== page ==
The rule applies to all social events including religious gatherings such as aqiqah, but buffet meals continue to be prohibited
by ALIFAH ZAINUDDIN/ pic by MUHD AMIN NAHARUL
THE government will allow social gatherings including weddings, birthdays and reunions, from July 1, as it continues to further ease restrictions on public life as concerns over the coronavirus abate.
Social gatherings of up to 250 people, depending on the venue capacity, will be permitted for the duration of three to five hours at a time from next week. The rule applies to all social events including religious gatherings such as aqiqah, an Islamic sacrificial ritual carried out following the birth of a child.
Buffet meals continue to be prohibited, with packed food presented as the best option. Alternatively, event organisers can opt for sit-down dining where meals are served by attendants. Hosts are also advised to devise an in and out movement plan to minimise contact between guests.
“If people cannot guarantee that these guidelines can be observed, we advise them to avoid it instead.
“Bear in mind that the police are continuously conducting checks to make sure that the public abides by the rules we have set,” Senior Minister (Security Cluster) Datuk Seri Ismail Sabri Yaakob said.
The latest move adds to a growing list of activities that will be allowed to resume next month after more than three months of restriction. Some parts of the economy had been reopened since May 8.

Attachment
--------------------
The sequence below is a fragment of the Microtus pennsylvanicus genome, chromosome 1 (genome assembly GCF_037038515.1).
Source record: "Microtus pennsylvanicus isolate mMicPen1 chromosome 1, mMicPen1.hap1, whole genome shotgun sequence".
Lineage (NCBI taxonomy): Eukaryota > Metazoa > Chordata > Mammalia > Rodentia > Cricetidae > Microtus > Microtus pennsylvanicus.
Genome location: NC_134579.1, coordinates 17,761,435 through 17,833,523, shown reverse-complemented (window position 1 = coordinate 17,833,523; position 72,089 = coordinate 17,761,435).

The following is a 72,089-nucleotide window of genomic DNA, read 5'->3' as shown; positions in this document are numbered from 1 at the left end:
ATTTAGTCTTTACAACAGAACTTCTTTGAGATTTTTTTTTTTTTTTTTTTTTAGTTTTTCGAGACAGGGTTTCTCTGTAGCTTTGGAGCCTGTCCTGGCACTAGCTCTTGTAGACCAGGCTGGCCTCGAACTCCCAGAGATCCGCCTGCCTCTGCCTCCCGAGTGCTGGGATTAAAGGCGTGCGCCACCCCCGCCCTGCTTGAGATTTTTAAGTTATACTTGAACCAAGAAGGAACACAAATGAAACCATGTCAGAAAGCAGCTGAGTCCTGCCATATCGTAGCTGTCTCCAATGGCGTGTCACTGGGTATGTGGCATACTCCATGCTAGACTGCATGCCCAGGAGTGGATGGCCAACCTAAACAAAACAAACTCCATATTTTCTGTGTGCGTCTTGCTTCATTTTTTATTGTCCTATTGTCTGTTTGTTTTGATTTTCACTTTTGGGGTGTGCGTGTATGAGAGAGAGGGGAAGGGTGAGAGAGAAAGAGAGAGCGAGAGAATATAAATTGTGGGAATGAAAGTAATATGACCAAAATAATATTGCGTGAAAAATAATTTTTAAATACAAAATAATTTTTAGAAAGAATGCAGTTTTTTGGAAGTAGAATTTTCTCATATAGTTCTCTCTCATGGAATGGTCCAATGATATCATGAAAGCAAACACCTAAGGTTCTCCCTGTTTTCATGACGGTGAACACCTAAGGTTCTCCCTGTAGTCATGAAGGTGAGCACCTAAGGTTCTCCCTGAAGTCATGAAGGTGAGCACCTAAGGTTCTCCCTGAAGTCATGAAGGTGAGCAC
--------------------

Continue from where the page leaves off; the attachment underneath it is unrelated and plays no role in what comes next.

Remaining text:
Malaysia has the fourth-highest number of Covid-19 cases among Asean nations behind Indonesia, Singapore and the Philippines. The country has reported over 8,500 confirmed cases and 121 deaths.
The relaxation of lockdown measures imposed to curb the spread of Covid-19, however, has come with strict health guidelines to reduce transmission risks. These include body temperature checks, the placement of social-distancing markers and the wearing of face masks.
The government has also allowed slaughterhouses, mosques and government-approved bodies to conduct slaughtering rituals on Hari Raya Aidiladha which is set to take place at the end of July.
Ismail Sabri said the Department of Islamic Development has prepared a guideline for entities within the Federal Territories that can be used as a reference for other states to follow suit. Matters on Islamic affairs fall under state jurisdiction.
“We are only allowing a maximum of 30 individuals to manage a cattle, in terms of the duty chain — from slaughtering right down to the distribution of meat. The number of cows allowed will depend on the size of the area and the number of personnel on duty,” Ismail Sabri said.
Separately, the minister said the government will decide in due course on when the hiring freeze on foreign workers, especially for domestic workers, will be lifted. “Most recruitment is done in countries that are currently at high risk. We will consider it when the situation allows it,” he said.
The government is expected to make further announcements on the reopening of schools and learning centres tomorrow.